This is not so much a food street as a huge food mall built to look like an ancient Chinese walled citadel – complete with a modern musical fountain at the centre of proceedings. There are more than 100 different food stalls for you to wander, making this place ideal for sampling a range of dishes from all over China. The most popular sell local specialities: Goubuli steamed buns stuffed with meat, Jianbing (crepes) filled with coriander and spring onions and exceptionally fresh seafood.

Ancient Culture Street

Architectural Landmark

Ancient culture street, Tianjin, China, Asia
© Kate Hockenhull / robertharding / Alamy Stock Photo
Guwenhua Jie, aka Ancient Culture Street, is a pedestrian alley on the banks of the Hai River. Hung with colourful Chinese lanterns, it bristles with boutiques, snack bars and beautifully restored historical buildings, mostly dating from the Ming Dynasty (1368-1644). These include the ornately gabled 14th Century Yuhuangge Taoist temple and Jade Emperor Pavilion and Tianhou Palace – a shrine to the Queen of Heaven, a local sea goddess. Stalls sell souvenirs including everything from coins to Buddhist effigies and jasmine tea.

Bei'an Bridge


Beian Bridge, Tianjin, China
© Keren Su / DanitaDelimont / / Alamy Stock Photo

Looking as if it was teleported from Rome, this elegant neoclassical bridge over the Hai river recalls an era when the city was run by European powers as their Chinese trade headquarters. The bridge is lined with gilt statues of the muses – look for the one playing a Guqin, an ancient Chinese seven-stringed lute. There are good views of the skyline at the halfway point, particularly after dusk, when Tianjin’s buildings are mirrored in the water.

Huangya Pass at The Great Wall

Architectural Landmark

The Huangya, or Yellow Cliff, pass section of China’s Great Wall winds over steep, rippling ridges in the Ganlushan Natural Scenic Area, two hours’ drive north of Tianjin. The wall here was first constructed during the Northern Qi Dynasty in the 6th century CE and was faced with brick nearly 700 years later during the Ming Dynasty. It has been fully restored and is a huge attraction among local day-trippers, especially at weekends, when you will need to join long queues.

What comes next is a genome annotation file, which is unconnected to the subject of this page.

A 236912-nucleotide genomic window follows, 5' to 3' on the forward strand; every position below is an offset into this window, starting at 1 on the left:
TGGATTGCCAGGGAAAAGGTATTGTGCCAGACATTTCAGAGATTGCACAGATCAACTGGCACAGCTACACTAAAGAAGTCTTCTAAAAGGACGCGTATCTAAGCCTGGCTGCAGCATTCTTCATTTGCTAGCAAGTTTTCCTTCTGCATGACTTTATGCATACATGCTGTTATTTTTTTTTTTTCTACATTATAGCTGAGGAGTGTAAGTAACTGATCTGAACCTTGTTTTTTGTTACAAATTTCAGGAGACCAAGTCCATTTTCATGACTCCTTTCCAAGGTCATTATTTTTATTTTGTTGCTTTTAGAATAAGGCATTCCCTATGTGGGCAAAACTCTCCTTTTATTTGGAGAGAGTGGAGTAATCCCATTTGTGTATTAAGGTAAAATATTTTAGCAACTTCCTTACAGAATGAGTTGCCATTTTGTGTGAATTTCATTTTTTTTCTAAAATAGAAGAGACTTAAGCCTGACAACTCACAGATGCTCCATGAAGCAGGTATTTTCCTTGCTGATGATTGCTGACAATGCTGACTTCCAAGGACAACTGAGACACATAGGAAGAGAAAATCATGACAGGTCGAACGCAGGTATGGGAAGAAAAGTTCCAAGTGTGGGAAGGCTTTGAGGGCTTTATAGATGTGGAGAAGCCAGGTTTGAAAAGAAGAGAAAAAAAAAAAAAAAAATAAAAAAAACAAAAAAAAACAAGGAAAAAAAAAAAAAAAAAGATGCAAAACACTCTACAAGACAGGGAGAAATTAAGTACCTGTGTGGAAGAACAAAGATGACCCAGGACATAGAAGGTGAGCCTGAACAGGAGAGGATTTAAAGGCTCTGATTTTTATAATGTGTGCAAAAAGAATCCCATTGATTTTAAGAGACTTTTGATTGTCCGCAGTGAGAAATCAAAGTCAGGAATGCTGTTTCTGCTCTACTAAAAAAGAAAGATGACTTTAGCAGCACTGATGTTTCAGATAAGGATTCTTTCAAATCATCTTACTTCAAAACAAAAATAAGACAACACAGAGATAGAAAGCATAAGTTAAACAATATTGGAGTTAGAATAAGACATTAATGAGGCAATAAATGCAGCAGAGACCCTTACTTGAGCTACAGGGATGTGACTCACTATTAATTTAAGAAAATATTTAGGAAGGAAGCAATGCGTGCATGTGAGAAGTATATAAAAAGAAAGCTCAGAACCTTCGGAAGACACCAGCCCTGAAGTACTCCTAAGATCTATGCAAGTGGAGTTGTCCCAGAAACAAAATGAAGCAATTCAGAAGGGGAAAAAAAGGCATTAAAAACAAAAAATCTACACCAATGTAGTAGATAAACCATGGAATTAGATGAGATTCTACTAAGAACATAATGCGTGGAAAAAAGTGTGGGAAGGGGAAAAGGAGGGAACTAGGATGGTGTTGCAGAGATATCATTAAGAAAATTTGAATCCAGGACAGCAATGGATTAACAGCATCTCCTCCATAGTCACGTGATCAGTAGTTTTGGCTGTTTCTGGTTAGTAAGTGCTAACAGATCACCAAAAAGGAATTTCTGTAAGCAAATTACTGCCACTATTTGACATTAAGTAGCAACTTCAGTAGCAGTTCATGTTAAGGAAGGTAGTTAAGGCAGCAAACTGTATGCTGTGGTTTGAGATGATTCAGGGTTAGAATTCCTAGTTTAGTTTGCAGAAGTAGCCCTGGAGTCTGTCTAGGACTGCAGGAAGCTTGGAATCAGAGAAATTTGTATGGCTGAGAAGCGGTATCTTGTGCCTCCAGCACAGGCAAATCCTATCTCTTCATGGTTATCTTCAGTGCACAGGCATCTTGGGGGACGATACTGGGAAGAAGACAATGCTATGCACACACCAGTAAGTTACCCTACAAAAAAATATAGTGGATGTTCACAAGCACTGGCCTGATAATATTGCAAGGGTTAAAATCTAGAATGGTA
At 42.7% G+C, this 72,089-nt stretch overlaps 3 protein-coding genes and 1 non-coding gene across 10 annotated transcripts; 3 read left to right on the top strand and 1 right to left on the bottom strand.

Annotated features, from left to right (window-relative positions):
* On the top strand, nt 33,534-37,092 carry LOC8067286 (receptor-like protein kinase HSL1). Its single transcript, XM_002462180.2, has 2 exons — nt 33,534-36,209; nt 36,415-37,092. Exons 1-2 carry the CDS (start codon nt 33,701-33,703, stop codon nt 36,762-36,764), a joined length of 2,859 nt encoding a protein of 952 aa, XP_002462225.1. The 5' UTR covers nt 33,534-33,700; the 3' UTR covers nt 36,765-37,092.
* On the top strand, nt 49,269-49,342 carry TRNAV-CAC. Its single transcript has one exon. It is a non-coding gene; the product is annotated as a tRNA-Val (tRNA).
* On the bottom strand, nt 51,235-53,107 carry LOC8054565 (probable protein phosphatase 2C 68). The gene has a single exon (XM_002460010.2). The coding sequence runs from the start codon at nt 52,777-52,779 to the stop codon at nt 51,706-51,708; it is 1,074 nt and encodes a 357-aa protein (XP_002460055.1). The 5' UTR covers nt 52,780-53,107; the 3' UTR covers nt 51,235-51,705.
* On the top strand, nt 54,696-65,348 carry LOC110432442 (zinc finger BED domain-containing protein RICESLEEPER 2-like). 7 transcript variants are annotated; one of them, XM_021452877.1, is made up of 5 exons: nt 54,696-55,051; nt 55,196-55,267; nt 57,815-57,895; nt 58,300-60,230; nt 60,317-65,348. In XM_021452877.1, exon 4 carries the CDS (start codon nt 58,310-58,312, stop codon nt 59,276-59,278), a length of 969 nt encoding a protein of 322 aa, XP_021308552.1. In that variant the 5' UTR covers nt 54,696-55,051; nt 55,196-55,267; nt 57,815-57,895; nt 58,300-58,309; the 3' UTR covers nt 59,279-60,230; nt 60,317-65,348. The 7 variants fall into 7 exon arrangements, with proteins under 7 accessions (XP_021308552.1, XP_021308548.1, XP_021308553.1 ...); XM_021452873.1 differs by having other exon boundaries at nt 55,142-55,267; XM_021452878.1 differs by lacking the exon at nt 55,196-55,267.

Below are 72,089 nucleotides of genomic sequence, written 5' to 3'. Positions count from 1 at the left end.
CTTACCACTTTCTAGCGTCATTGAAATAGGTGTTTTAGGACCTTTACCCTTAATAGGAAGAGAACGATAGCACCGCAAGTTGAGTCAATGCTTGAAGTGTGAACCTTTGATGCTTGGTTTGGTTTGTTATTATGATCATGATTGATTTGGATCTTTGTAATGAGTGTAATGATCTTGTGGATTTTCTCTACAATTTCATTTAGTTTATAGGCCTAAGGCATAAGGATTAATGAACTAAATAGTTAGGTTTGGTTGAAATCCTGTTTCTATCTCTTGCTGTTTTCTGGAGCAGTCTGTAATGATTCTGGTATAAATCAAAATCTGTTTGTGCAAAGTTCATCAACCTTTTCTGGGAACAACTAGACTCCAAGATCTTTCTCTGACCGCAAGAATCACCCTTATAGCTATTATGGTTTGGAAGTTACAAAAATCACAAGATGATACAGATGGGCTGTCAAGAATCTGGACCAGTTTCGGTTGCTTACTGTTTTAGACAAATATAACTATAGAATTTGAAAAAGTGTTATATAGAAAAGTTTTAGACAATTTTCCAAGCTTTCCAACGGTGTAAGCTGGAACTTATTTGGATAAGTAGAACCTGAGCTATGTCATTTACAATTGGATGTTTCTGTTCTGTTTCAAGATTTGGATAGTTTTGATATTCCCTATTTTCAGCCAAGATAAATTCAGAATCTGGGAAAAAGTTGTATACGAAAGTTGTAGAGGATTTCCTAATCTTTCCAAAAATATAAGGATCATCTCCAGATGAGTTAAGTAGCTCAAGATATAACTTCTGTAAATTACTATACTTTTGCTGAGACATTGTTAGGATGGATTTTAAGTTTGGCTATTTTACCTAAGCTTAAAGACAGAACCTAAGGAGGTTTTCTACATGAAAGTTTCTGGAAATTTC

People's Park


Tianjin Peoples Park
© Imaginechina-Tuchong / Imaginechina Limited / Alamy Stock Photo
This stately park, shaded by billowing deciduous trees, was originally a private garden. It was constructed by a wealthy mineral trader, Li Chuncheng, during the reign of China’s last imperial dynasty, the Qing, which was dissolved in 1912. Donated to the city by the government in the 1950s, it remains a lively after-work place to stroll, with boating on the lake in summer. Chairman Mao inscribed the name of the park personally, in his own calligraphic hand.

Tianjin Fantawild Adventure

Amusement Park

This theme park is Tianjin’s answer to Disneyworld – a mishmash of reproduction fantasy palaces, purpose-built pagodas, boating lakes, water rides and rollercoasters. It has an enormous fan base among families, especially at weekends, when you should be prepared to wait a while to board the rides. Many of the attractions rely on 3D technology and are based in huge cinema rooms. Even though the commentary is in Mandarin, they are easy enough to follow and you’ll find the staff super-obliging if you need assistance.

Jon Santangelo has contributed additional reporting to this article.